- WASHINGTON POST
Millions of bees were dying on a tarmac. Local beekeepers ran to help.
16:22 JST, May 4, 2022
Edward Morgan was having a relaxing Sunday at his home near Atlanta when a frantic call came in from a beekeeper in Alaska.
She had an urgent plea: Could he rush over to Hartsfield-Jackson Atlanta International Airport on a rescue mission? About 5 million honeybees were languishing in limbo on a hot tarmac because the airline had sent them to Georgia instead of Alaska.
Morgan, a hobby beekeeper who lives in Marietta and is a member of the Metro Atlanta Beekeepers Association, said he heard the panic in Sarah McElrea’s voice and knew he had to hurry over that day, April 24.
The 200 packages of bees she’d ordered for her business, Sarah’s Alaska Honey, were supposed to be sent from Sacramento to Seattle on April 22, then on to Anchorage, she told him.
Instead, because there wasn’t enough room in the cargo hold for the bees on the plane in Seattle, Delta Air Lines sent the shipment to Georgia to be placed on a larger plane that would then fly to Alaska. But that never happened.
McElrea got Morgan’s phone number when she called a bee swarm hotline in Atlanta to explain her predicament, he said.
“It had been really hot outside and the bees needed to be kept cool and they needed sugar syrup to survive,” said Morgan, 56.
“Sarah told me it was urgent, so I hurried over to the airport with my bee vacuum, my bee boxes and a bunch of other equipment,” he said. “I had no idea what to expect.”
McElrea told airport workers that Morgan was on his way to help with the bee situation, so when he arrived, he was taken immediately to an outdoor cargo area at the Delta hub.
He said he was pained when he took a close look at McElrea’s 800-pound shipment, which was divided into packages that each contained five screened wooden frames holding tens of thousands of bees each.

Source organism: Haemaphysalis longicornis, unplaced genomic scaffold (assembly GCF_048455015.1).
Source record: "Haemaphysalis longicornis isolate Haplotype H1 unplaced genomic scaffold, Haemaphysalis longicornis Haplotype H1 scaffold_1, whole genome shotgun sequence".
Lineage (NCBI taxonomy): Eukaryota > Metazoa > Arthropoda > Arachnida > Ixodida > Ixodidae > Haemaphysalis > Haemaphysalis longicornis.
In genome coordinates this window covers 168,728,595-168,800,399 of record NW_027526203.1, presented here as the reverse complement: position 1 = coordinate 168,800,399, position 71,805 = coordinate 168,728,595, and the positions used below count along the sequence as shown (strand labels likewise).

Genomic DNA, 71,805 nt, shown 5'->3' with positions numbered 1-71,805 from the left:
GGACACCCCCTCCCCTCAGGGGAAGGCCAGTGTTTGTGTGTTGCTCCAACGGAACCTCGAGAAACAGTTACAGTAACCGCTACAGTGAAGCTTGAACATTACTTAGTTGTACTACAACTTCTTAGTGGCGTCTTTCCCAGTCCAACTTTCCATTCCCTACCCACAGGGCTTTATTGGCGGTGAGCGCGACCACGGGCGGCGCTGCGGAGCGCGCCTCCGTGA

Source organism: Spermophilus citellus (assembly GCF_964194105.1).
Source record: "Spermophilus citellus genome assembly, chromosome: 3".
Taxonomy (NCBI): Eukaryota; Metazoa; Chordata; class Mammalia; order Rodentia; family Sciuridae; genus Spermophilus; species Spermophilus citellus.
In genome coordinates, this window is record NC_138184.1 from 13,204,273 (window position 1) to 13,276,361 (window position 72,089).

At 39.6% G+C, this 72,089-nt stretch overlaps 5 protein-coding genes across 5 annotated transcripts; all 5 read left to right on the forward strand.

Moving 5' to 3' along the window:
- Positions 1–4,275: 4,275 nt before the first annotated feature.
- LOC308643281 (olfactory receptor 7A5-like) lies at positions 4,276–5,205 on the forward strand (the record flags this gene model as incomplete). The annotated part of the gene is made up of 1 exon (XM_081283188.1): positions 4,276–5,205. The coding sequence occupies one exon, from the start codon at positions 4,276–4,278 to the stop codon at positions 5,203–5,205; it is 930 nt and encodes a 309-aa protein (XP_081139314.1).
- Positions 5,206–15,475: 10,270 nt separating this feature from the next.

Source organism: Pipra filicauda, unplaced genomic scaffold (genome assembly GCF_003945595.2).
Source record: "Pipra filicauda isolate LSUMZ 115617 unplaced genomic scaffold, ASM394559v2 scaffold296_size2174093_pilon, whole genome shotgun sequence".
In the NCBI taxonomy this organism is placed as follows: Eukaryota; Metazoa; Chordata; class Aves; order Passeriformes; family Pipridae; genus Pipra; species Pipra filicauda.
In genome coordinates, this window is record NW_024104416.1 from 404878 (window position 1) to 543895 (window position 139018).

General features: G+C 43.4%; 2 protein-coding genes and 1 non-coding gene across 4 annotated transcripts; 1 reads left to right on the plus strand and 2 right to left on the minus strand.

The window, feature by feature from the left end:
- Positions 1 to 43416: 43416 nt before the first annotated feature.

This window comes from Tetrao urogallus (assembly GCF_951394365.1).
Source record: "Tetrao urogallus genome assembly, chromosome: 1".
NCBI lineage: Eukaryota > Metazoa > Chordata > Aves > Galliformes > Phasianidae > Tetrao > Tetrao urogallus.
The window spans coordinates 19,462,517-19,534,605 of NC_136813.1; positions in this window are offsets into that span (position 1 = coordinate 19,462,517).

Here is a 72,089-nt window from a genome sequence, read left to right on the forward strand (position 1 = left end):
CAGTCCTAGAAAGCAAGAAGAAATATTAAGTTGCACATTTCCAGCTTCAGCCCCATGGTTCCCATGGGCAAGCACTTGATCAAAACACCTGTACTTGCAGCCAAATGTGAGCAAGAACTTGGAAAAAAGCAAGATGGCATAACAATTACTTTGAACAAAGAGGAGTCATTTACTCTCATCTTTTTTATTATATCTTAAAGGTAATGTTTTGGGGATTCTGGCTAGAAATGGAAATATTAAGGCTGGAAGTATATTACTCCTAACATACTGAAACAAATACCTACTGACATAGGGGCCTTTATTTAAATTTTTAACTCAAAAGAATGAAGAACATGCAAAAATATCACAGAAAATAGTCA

Lifeless bees were sprinkled across boxes.
“I vacuumed up the dead ones, then I saw there were several packages where every bee was dead,” Morgan said. “I was like, ‘Whoa – this is not good,’ ” he said.
He called McElrea at her home in Soldotna, Alaska, to give her the bad news.
“These bees aren’t going to make it,” he recalled telling her.
“We came to the conclusion that to save the bees that were left, we’d have to give them away to beekeepers around Atlanta,” he said.
McElrea agreed that there was no way that the remaining bees – part of a two-shipment order costing $48,000 – would survive another several-hour flight.
“I was literally sobbing on the phone,” she said. “I was devastated for the bees, but also for my customers. I’d presold most of the bees to local beekeepers. Shipping by air cargo is the only way to get bees up here in Alaska.”
McElrea asked Morgan to get the word out to other beekeepers in Atlanta that if they’d go to the airport to help find surviving bees, they could have them at no cost.
So Morgan called Jimmy Gatt, president of the Metro Atlanta Beekeepers Association, and asked him to send out a “free bees” email to the group.
About 25 beekeepers answered the call and hurried to the airport to help sort through the packages and rescue the agitated survivors, said Gatt, 48.
“A lot of our beekeepers were heartbroken over the fact that bees were dying,” he said. “It inspired some community spirit in the group for everyone to do what they could to save as many bees as possible.”
Joby Evans was among those who dropped everything to race to the airport.
“When we started pulling them out section by section, we saw a lot of death and destruction,” said Evans, 63, who keeps 13 hives on his property in Atlanta.
He said that of the 10 packages of bees he took home and placed in hives, half didn’t make it.